After the Service notified A that it had underpaid its payroll taxes, A investigated and discovered that H, a company A hired to service its payroll accounting, had misappropriated tax funds collected from A.
A taxpayer’s reliance on a third party to fulfill its tax obligations does not relieve the taxpayer of responsibility for those obligations; see Robert Boyle, 469 US 241 (1985) (timely filing of returns and payment of taxes are solely the duties of the taxpayer and are not delegable). A concedes that it was required to collect and pay over employment taxes. Misappropriation by a third party does not relieve an employer of that obligation; see Frontier Business Technologies, Inc., 288 BR 663 (when a payroll services provider misappropriated funds it had received from its clients for payment of their payroll taxes, the clients owed the unpaid taxes to the IRS); see also Able Galletti, 541 US 114 (2004) (“when an employer fails to withhold and submit the requisite amount of employment taxes, Section 3403 makes clear that the liable taxpayer is the employer”). Although the Service may, in certain circumstances, abate a penalty for failure to make payment timely, the abatement does not extend to the unpaid tax principal; see Sec. 6404(e)(1).
The IRS may abate interest on a tax deficiency if it is attributable to unreasonable error or delay by a Service officer or employee in performing a ministerial or managerial act (Sec. 6404(e)(1)). However, delay or error attributable to the taxpayer are not grounds for abatement. A argues that the IRS held the case in abeyance pending the resolution of the criminal prosecution. However, it was not unreasonable for the Service to refrain from collecting the outstanding tax delinquency until the prosecution was resolved. Moreover, nothing prevented A from paying the delinquency in the interim.
A also relies on judicial estoppel, an equitable principle intended to prevent one party from asserting an “inconsistent or mutually contradictory position with respect to the same matter in the same or a successive series of suits”; see Scarano v. Central R.R., 203 F2d 510 (3d Cir. 1953). “It is not intended to eliminate all inconsistencies, however slight or inadvertent; rather, it is designed to prevent litigants from ‘playing fast and loose with the courts’” (Ryan Operations G.P. v. Santiam-Midwest Lumber Co., 81 F3d 355 (3d Cir. 1996)). The doctrine is not implicated here.
The government’s position in the criminal prosecution was not irreconcilably inconsistent with the one it took during the proceedings related to A’s tax delinquency. As noted above, A is liable for employment taxes regardless of whether an intermediary misappropriated funds collected to pay that obligation. Moreover, the government is entitled both to prosecute H criminally for attempting to defeat a tax obligation—his own or someone else’s—and also to collect the delinquent taxes that A owed because of H’s embezzlement; see Sec. 7201.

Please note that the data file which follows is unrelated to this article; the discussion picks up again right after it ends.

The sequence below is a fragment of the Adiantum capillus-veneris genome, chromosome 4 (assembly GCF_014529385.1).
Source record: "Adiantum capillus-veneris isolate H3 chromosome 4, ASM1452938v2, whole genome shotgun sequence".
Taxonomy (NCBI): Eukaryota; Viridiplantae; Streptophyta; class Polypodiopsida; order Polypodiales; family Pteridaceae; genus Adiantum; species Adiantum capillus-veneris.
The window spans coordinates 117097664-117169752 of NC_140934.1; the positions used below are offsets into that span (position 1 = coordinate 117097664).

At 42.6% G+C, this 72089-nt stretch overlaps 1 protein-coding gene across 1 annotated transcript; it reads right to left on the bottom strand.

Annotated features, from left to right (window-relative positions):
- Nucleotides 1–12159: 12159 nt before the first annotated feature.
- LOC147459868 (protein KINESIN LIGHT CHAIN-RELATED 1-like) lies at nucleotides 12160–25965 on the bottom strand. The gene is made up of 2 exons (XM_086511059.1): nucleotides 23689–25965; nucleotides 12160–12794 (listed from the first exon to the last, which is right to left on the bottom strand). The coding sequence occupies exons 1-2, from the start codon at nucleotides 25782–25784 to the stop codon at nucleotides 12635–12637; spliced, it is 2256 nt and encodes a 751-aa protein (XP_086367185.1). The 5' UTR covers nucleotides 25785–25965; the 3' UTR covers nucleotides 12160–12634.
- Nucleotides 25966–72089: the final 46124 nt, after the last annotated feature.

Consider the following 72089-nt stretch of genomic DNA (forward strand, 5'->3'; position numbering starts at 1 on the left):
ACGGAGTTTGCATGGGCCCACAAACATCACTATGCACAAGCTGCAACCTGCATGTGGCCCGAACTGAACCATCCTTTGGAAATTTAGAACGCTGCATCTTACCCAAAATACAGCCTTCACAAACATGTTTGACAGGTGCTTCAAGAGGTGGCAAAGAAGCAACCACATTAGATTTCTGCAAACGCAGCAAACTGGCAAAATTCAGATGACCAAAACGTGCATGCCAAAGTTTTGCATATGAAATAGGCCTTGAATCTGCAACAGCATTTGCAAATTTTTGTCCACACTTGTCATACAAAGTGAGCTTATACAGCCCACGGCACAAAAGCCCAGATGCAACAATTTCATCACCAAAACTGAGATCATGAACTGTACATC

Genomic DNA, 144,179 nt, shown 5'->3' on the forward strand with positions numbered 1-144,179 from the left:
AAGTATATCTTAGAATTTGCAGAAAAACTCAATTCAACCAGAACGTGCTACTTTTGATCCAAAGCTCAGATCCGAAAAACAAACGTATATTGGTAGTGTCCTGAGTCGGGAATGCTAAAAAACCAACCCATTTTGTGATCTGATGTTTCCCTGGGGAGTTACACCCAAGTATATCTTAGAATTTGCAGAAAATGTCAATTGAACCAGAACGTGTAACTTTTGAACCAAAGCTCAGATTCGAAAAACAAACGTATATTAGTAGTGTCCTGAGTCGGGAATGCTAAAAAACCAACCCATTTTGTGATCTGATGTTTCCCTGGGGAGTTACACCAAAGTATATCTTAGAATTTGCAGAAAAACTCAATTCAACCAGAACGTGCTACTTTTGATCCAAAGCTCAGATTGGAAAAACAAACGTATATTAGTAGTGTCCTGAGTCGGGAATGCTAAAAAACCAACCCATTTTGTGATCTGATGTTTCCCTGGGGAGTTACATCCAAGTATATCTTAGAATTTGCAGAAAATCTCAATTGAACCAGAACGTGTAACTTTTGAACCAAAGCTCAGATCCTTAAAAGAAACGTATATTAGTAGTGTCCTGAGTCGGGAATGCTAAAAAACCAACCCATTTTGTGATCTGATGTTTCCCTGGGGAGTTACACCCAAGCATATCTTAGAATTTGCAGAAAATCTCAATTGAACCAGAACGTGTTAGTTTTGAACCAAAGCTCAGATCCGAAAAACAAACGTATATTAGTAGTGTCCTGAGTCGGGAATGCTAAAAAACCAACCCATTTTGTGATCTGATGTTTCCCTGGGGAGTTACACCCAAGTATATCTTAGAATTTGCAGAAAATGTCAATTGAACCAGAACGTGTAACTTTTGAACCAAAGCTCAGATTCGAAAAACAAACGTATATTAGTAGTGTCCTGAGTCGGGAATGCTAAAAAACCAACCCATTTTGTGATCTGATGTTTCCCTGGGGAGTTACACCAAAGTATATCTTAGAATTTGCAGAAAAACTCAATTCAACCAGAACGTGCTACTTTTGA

Similarly, no estoppel arises from oral statements the Appeals Officer made during the administrative hearing. To prevail on a traditional estoppel defense, the record must establish reasonable reliance on a misrepresentation to a party’s detriment; see Heckler v. Comm’ty Health Services of Crawford County, Inc., 467 US 51, 59 (1984). However, when the government is involved, the party claiming estoppel must establish “affirmative misconduct or rare or extreme circumstances”; see Lewis Pepperman, 976 F2d 123 (3d Cir. 1992). Here, A rests its estoppel claim on the Appeals Officer’s oral statement that it should not be held responsible for money, interest or penalties stolen by H. That oral expression of opinion simply does not rise to the level of an estoppel; see Heckler, 467 US at 65 (1984) (estoppel cannot be erected on the basis of oral advice); and St. John’s Gen. Hosp., 875 F2d 1064 (3d Cir. 1989) (no estoppel when alleged misrepresentation was based on inadmissible hearsay, not written correspondence). Moreover, A was represented by counsel and, thus, its “failure to decipher the Tax Code cannot be excused by its reliance on a government employee’s error” (Est. of Edward J. Kunze, 233 F3d 948 (7th Cir. 2000)).
In the May 2007 article by Larry Witner, “Treatment of Capitalized Costs of Intangible Assets (Part II),” Example 13 on p. 288 states that capitalized transaction costs in an asset acquisition are treated under Sec. 1060 as category 6 transaction costs, not eligible for amortization. However, Regs. Sec. 1.263(a)-5(g)(2)(i) states that such costs are added to the basis of the acquired (1) assets (in an asset transaction) or (2) stock (in a stock transaction). Assuming such costs are allocable to goodwill and the Sec. 197 anti-churning rules do not apply, they would be eligible for 15-year amortization.